Three industrial robot end of arm tooling trends

Industrial robot end of arm tooling (EOAT) trends include safer grippers and greater connectivity as companies face greater productivity and demand from their customers.

By Robotic Industries Association (RIA) December 23, 2018

Industrial robot end of arm tooling (EOAT) is undergoing major changes with robotic technology advances and customers demand greater levels of productivity. Robot EOAT advances are making industrial robots more productive than ever before.

Tracking robot EOAT trends reveals the ways robot manufacturers are striving to meet their customers’ needs and demands.

Customer demands driving robot EOAT changes

Robot users face constant pressure to reduce operating costs while increasing productivity and maintaining strict quality levels. This pressure is passed up the value chain to robot manufacturers who must accommodate their customers.

Today, robot users want EOAT to be faster, lighter, and cheaper to boost their return on investment (ROI) for automation equipment. They also want greater flexibility so robots can perform more tasks and improve the system’s overall performance.

Three robot EOAT trends

Intense demands from robot users are driving changes in robot EOAT. Three of the most consequential trends include:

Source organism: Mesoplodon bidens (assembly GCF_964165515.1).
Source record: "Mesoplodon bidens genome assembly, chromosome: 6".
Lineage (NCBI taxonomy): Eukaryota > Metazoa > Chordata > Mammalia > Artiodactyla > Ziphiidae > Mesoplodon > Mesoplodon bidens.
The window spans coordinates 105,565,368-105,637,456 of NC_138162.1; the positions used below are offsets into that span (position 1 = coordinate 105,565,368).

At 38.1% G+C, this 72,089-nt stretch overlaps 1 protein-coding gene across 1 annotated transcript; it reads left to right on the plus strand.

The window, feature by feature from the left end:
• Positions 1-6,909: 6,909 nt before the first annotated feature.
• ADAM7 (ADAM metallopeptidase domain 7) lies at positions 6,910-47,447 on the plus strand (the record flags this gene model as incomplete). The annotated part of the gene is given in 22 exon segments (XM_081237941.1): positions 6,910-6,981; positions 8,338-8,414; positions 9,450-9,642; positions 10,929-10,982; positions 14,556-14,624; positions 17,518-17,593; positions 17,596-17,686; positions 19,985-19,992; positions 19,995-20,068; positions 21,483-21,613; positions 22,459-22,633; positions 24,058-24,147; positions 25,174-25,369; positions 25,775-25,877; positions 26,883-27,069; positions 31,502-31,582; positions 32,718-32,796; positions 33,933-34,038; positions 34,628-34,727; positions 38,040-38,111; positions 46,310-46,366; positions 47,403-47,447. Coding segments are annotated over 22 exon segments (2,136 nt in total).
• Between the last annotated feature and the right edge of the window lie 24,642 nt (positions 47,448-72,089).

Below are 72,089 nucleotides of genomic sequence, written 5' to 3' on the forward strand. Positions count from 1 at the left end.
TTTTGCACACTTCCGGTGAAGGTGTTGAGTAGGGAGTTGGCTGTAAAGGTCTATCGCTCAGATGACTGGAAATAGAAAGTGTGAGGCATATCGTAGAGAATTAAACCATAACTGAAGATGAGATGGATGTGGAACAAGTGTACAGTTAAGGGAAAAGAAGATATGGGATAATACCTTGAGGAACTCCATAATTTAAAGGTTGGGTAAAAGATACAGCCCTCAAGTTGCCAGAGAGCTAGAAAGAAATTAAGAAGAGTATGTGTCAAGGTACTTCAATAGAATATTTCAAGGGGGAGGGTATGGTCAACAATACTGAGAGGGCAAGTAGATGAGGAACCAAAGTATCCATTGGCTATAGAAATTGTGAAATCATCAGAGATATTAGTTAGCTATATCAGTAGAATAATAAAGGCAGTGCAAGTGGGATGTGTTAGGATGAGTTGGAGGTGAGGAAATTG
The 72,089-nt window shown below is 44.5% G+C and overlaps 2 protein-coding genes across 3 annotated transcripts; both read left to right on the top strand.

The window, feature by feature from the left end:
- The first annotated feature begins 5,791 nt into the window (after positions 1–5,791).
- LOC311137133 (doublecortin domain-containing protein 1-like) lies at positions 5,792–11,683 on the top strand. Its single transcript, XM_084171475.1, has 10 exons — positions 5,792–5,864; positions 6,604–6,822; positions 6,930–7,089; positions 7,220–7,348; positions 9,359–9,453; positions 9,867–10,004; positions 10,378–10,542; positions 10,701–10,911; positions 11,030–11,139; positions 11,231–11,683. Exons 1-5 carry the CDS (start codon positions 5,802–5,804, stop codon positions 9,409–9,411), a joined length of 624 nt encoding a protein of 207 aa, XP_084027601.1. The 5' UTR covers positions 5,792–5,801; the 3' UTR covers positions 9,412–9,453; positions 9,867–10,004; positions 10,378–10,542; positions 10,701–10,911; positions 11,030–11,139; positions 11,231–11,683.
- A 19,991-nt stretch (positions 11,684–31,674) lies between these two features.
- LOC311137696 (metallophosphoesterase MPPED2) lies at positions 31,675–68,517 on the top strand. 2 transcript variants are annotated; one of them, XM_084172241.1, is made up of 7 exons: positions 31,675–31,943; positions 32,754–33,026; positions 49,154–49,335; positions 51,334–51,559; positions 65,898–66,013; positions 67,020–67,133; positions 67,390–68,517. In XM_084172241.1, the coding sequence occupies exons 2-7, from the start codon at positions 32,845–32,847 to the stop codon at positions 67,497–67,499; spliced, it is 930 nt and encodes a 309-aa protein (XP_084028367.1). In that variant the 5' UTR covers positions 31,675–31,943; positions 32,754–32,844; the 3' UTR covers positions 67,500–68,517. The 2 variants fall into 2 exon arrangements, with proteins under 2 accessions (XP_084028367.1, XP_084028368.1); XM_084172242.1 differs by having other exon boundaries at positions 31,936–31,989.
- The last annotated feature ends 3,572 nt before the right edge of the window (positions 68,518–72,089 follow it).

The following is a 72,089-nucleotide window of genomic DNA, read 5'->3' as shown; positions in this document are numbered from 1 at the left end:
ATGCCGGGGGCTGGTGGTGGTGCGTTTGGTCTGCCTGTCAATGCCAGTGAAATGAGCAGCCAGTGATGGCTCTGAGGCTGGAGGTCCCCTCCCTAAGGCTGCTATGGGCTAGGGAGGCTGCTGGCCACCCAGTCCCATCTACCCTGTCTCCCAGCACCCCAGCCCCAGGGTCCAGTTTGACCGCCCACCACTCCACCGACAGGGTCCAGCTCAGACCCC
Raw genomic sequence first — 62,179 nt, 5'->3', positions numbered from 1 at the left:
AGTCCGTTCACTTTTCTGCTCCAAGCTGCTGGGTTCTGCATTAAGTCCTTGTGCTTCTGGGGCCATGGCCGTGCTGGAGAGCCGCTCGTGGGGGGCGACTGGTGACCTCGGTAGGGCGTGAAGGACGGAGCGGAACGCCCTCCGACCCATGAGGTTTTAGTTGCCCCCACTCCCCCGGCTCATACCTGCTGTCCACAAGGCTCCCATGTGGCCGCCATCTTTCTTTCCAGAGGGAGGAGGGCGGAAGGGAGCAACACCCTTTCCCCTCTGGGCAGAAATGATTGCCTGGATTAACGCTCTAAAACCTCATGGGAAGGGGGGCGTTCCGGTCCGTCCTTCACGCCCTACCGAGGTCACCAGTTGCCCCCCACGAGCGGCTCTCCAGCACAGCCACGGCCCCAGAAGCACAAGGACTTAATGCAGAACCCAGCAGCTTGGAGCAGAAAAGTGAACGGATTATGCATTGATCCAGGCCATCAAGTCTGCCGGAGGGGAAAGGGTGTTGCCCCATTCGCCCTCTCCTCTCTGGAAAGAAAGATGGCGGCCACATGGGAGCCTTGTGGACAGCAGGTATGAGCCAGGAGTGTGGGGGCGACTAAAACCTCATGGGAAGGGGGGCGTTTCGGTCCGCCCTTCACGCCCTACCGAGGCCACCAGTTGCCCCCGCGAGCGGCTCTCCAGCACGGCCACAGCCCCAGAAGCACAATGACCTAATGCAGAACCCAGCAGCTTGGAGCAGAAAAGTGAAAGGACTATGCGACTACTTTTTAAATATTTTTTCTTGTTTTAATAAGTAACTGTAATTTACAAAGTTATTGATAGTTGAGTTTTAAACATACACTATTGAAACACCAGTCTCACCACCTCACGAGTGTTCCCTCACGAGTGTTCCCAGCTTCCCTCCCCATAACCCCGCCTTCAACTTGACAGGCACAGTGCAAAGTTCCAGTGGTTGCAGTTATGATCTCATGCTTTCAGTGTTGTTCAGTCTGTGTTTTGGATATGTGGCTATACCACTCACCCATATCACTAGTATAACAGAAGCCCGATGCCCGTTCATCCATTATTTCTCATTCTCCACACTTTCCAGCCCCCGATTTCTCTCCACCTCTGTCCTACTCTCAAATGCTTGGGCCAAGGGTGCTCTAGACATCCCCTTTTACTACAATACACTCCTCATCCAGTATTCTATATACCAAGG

• Safer grippers: Users care more about robot safety because of the productivity benefits and responsibility they have to their crew. Now, EOAT is often equipped with sensors or force limitations that prevent it from hurting a human worker.
  • Connected EOAT: a few newer types of EOAT are IoT-connected for superior data collection and optimization as well as communication with other smart components in the production cycle.
  • Soft grippers: The need for softer grippers, particularly in food production and processing, has increased in recent years. Soft grippers are delicate enough to handle food without causing damage. They’re also flexible enough to grasp multiple types of food with the same gripper.

Industrial robot EOAT is rapidly changing along with other types of robot technology to meet the increasingly difficult demands of robot users. Today’s robot EOAT enables higher productivity in a wide range of automated applications.

This article originally appeared on the Robotics Online BlogRobotic Industries Association (RIA) is a part of the Association for Advancing Automation (A3), a CFE Media content partner. Edited by Chris Vavra, production editor, Control Engineering, CFE Media,

Robotic Industries Association (RIA)